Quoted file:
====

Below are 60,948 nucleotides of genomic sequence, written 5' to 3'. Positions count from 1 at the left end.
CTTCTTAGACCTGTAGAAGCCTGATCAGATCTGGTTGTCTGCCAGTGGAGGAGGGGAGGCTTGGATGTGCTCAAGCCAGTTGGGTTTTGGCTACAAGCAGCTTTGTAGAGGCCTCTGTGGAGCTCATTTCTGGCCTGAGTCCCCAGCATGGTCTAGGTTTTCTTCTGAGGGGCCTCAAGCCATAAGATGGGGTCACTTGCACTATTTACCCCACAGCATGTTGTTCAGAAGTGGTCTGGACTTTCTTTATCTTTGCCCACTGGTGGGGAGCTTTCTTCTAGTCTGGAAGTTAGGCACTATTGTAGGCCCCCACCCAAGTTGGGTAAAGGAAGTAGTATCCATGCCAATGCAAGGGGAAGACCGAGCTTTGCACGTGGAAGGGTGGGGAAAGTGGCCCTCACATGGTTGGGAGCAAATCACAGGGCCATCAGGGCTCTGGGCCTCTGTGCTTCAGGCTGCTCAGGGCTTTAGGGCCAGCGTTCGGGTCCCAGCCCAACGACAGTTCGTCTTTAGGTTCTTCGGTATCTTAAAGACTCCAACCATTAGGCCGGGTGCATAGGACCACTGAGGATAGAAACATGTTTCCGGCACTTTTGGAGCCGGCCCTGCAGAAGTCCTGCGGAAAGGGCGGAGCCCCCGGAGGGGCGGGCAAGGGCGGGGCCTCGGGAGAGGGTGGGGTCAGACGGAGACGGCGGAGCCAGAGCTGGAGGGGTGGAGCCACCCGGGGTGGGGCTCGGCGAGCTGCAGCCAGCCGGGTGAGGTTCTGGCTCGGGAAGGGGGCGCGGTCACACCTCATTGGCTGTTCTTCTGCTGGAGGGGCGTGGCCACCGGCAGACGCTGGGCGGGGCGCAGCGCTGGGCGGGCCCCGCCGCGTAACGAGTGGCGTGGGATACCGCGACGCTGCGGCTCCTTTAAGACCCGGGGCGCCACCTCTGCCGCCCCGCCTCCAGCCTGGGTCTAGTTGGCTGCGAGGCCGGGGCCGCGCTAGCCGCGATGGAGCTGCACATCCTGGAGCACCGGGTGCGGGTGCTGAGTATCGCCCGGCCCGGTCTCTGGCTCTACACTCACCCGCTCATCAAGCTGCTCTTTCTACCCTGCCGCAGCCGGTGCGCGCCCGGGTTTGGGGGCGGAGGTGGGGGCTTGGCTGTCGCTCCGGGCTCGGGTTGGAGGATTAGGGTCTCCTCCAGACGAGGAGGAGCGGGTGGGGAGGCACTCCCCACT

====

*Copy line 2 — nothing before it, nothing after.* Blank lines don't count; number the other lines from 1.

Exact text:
CTTCTTAGACCTGTAGAAGCCTGATCAGATCTGGTTGTCTGCCAGTGGAGGAGGGGAGGCTTGGATGTGCTCAAGCCAGTTGGGTTTTGGCTACAAGCAGCTTTGTAGAGGCCTCTGTGGAGCTCATTTCTGGCCTGAGTCCCCAGCATGGTCTAGGTTTTCTTCTGAGGGGCCTCAAGCCATAAGATGGGGTCACTTGCACTATTTACCCCACAGCATGTTGTTCAGAAGTGGTCTGGACTTTCTTTATCTTTGCCCACTGGTGGGGAGCTTTCTTCTAGTCTGGAAGTTAGGCACTATTGTAGGCCCCCACCCAAGTTGGGTAAAGGAAGTAGTATCCATGCCAATGCAAGGGGAAGACCGAGCTTTGCACGTGGAAGGGTGGGGAAAGTGGCCCTCACATGGTTGGGAGCAAATCACAGGGCCATCAGGGCTCTGGGCCTCTGTGCTTCAGGCTGCTCAGGGCTTTAGGGCCAGCGTTCGGGTCCCAGCCCAACGACAGTTCGTCTTTAGGTTCTTCGGTATCTTAAAGACTCCAACCATTAGGCCGGGTGCATAGGACCACTGAGGATAGAAACATGTTTCCGGCACTTTTGGAGCCGGCCCTGCAGAAGTCCTGCGGAAAGGGCGGAGCCCCCGGAGGGGCGGGCAAGGGCGGGGCCTCGGGAGAGGGTGGGGTCAGACGGAGACGGCGGAGCCAGAGCTGGAGGGGTGGAGCCACCCGGGGTGGGGCTCGGCGAGCTGCAGCCAGCCGGGTGAGGTTCTGGCTCGGGAAGGGGGCGCGGTCACACCTCATTGGCTGTTCTTCTGCTGGAGGGGCGTGGCCACCGGCAGACGCTGGGCGGGGCGCAGCGCTGGGCGGGCCCCGCCGCGTAACGAGTGGCGTGGGATACCGCGACGCTGCGGCTCCTTTAAGACCCGGGGCGCCACCTCTGCCGCCCCGCCTCCAGCCTGGGTCTAGTTGGCTGCGAGGCCGGGGCCGCGCTAGCCGCGATGGAGCTGCACATCCTGGAGCACCGGGTGCGGGTGCTGAGTATCGCCCGGCCCGGTCTCTGGCTCTACACTCACCCGCTCATCAAGCTGCTCTTTCTACCCTGCCGCAGCCGGTGCGCGCCCGGGTTTGGGGGCGGAGGTGGGGGCTTGGCTGTCGCTCCGGGCTCGGGTTGGAGGATTAGGGTCTCCTCCAGACGAGGAGGAGCGGGTGGGGAGGCACTCCCCACT